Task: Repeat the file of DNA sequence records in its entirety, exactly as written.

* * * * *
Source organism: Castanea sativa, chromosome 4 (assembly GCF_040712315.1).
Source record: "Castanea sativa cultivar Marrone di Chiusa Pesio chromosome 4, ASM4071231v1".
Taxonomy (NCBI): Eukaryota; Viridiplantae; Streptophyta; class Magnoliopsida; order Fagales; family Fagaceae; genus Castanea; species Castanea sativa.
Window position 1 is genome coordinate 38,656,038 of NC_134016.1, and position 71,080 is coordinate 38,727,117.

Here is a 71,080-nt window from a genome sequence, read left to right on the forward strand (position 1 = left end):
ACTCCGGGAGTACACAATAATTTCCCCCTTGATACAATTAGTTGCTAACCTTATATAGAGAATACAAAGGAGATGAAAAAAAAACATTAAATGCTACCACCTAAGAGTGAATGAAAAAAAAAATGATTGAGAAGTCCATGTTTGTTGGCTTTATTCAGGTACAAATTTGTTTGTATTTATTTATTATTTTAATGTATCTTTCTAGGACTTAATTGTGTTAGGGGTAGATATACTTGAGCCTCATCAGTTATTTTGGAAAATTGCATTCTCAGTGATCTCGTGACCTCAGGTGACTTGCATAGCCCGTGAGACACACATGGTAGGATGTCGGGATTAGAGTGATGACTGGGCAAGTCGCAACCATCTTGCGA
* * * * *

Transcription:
Source organism: Castanea sativa, chromosome 4 (assembly GCF_040712315.1).
Source record: "Castanea sativa cultivar Marrone di Chiusa Pesio chromosome 4, ASM4071231v1".
Taxonomy (NCBI): Eukaryota; Viridiplantae; Streptophyta; class Magnoliopsida; order Fagales; family Fagaceae; genus Castanea; species Castanea sativa.
Window position 1 is genome coordinate 38,656,038 of NC_134016.1, and position 71,080 is coordinate 38,727,117.

Here is a 71,080-nt window from a genome sequence, read left to right on the forward strand (position 1 = left end):
ACTCCGGGAGTACACAATAATTTCCCCCTTGATACAATTAGTTGCTAACCTTATATAGAGAATACAAAGGAGATGAAAAAAAAACATTAAATGCTACCACCTAAGAGTGAATGAAAAAAAAAATGATTGAGAAGTCCATGTTTGTTGGCTTTATTCAGGTACAAATTTGTTTGTATTTATTTATTATTTTAATGTATCTTTCTAGGACTTAATTGTGTTAGGGGTAGATATACTTGAGCCTCATCAGTTATTTTGGAAAATTGCATTCTCAGTGATCTCGTGACCTCAGGTGACTTGCATAGCCCGTGAGACACACATGGTAGGATGTCGGGATTAGAGTGATGACTGGGCAAGTCGCAACCATCTTGCGA